"There's no coincidence in the way bureaucracies operate," he said. "The spontaneous nature of this, the day after the minister published his article, given that there has been a multitude of excuses and backtracking. They're basically making it up as they go along in what was a vengeful and retaliatory decision."

A spokesperson for current Veterans Affairs Minister Lawrence MacAulay said there was no act of retribution against Bruyea.

"Decisions regarding veterans' files are made by professional, non-partisan public servants, always with the intent of ensuring that care, compassion and respect are exercised throughout a veteran's treatment plan," said John Embury, the minister's director communications, in an email statement.

"Veterans Affairs Canada employees are committed to providing veterans and their families with the best possible services and all the benefits to which they are entitled under the governing legislation and policies. For privacy reasons, we are unable to speak to the specifics of any individual case."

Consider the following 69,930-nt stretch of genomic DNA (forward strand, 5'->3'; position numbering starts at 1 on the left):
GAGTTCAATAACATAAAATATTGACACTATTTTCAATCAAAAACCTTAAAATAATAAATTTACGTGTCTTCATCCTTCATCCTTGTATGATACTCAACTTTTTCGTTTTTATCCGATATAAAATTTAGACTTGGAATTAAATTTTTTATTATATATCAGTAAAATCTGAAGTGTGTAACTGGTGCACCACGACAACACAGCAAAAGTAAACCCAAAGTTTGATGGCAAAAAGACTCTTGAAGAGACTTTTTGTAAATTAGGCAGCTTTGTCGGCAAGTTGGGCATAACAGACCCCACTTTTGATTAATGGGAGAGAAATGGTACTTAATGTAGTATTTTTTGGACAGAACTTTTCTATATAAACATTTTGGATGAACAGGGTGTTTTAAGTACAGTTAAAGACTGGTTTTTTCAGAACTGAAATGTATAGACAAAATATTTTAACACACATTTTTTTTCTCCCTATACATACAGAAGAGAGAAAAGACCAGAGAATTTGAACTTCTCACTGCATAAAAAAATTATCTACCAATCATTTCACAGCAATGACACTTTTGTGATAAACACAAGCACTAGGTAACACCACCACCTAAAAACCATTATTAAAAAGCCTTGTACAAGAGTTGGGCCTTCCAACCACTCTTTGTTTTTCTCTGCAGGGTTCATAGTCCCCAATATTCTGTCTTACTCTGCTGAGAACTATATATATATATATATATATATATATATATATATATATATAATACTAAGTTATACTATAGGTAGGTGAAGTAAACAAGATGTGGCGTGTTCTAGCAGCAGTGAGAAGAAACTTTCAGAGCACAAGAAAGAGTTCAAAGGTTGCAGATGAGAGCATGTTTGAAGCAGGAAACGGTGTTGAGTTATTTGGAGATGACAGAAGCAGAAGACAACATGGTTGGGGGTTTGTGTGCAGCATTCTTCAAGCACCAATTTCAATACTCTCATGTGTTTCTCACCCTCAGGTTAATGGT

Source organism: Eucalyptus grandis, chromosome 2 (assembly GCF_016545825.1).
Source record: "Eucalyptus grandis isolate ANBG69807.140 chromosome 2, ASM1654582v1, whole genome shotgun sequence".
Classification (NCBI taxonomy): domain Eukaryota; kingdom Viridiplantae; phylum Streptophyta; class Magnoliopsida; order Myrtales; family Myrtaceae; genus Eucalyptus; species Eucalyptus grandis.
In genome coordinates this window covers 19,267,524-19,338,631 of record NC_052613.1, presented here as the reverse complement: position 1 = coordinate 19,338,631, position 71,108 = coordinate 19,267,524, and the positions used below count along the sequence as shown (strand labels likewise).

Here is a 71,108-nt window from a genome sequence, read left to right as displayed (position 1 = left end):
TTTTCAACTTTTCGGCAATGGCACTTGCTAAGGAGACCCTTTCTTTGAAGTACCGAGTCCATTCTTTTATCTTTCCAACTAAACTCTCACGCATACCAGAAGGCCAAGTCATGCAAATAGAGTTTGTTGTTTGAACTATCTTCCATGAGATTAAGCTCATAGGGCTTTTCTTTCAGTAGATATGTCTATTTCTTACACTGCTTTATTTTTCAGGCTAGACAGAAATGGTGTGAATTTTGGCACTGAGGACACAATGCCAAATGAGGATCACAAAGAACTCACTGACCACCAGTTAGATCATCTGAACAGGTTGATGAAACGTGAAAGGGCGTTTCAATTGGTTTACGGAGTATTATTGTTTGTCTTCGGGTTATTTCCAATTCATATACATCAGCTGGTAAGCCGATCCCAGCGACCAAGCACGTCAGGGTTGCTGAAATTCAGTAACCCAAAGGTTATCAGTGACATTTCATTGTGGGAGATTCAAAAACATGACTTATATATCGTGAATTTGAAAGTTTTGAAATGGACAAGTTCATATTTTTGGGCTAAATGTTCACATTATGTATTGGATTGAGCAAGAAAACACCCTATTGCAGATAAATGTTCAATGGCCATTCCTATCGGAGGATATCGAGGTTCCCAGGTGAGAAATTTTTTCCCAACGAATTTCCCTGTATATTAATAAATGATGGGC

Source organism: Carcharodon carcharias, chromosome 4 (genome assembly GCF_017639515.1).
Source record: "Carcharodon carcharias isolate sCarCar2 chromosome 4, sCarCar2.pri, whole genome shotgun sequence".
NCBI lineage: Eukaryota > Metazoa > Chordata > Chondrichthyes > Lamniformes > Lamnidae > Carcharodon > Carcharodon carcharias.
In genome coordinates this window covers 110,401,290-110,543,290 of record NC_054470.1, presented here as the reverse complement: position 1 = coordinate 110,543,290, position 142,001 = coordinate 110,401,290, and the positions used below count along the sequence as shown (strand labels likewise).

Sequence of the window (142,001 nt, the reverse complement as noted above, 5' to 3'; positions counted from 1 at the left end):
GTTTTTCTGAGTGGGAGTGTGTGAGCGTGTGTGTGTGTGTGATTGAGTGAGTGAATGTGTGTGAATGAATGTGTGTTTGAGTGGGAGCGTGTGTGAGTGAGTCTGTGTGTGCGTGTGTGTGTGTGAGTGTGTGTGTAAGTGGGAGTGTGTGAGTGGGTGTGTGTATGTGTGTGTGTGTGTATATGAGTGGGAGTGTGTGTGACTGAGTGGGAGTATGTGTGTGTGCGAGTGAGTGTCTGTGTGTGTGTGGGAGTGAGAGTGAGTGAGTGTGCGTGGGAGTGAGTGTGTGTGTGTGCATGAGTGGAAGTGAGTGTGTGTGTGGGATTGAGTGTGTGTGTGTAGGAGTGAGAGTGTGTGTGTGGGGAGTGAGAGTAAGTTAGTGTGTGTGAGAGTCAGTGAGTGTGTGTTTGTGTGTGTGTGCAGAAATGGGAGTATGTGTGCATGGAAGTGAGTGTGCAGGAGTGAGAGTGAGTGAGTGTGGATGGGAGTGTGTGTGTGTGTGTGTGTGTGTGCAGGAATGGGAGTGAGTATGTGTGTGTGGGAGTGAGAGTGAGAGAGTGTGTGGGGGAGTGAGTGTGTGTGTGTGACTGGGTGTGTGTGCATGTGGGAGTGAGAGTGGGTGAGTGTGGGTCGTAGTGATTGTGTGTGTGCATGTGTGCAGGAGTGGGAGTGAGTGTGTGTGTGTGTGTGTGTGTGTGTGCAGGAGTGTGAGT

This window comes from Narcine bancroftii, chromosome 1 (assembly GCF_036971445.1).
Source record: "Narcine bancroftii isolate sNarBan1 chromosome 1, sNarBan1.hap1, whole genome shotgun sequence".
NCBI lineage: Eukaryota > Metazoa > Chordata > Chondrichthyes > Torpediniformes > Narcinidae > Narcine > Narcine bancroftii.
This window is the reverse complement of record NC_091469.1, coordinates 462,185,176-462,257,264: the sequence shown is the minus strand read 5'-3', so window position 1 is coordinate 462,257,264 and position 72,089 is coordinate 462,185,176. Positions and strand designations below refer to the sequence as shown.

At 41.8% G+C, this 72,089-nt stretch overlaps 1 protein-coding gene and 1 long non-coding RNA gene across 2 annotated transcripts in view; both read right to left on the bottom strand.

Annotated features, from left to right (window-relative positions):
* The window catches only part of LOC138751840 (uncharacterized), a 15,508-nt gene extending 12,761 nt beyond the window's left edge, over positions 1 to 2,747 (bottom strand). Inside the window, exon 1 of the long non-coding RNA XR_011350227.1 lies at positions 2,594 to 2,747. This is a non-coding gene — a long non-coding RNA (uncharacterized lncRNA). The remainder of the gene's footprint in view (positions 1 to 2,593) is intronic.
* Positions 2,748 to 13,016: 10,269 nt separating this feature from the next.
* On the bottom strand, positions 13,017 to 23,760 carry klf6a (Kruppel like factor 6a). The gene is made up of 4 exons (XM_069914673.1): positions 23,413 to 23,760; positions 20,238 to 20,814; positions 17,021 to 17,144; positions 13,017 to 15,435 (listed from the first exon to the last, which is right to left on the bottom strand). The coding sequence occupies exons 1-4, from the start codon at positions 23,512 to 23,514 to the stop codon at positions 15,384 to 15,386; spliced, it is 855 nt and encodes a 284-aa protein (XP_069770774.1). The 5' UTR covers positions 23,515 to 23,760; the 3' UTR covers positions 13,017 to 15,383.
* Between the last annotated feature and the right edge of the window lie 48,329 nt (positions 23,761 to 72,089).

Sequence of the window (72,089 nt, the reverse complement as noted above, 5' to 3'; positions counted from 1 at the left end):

In his written response to the ombudsman, MacAulay apparently does not address the question of whether the benefit should be reinstated. The minister suggested he was open to the idea of a mediator but didn't say how that would happen.

According to the ombudsman, Veterans Affairs took issue with where Bruyea had chosen to place his son — a local Montessori school in Ottawa.

Officials said the government would not pay for "additional dependant care" during school hours when there are free, provincially-run options. But there is no such limit in department policy and Bruyea argued his son required specialized attention.

'A long and acrimonious history'

In subsequent appeals and before the ombudsman, Bruyea defended his choice of child care as necessary to meet his son's needs and pointed out that the regulations governing the program do not spell out eligibility criteria.

The ombudsman's office agreed and said it was "not satisfied that VAC had demonstrated that it had reasonably applied relevant legislation" in reaching its decision to terminate the benefit. It added that the rules "establish no eligibility criteria other than participation in a rehabilitation program."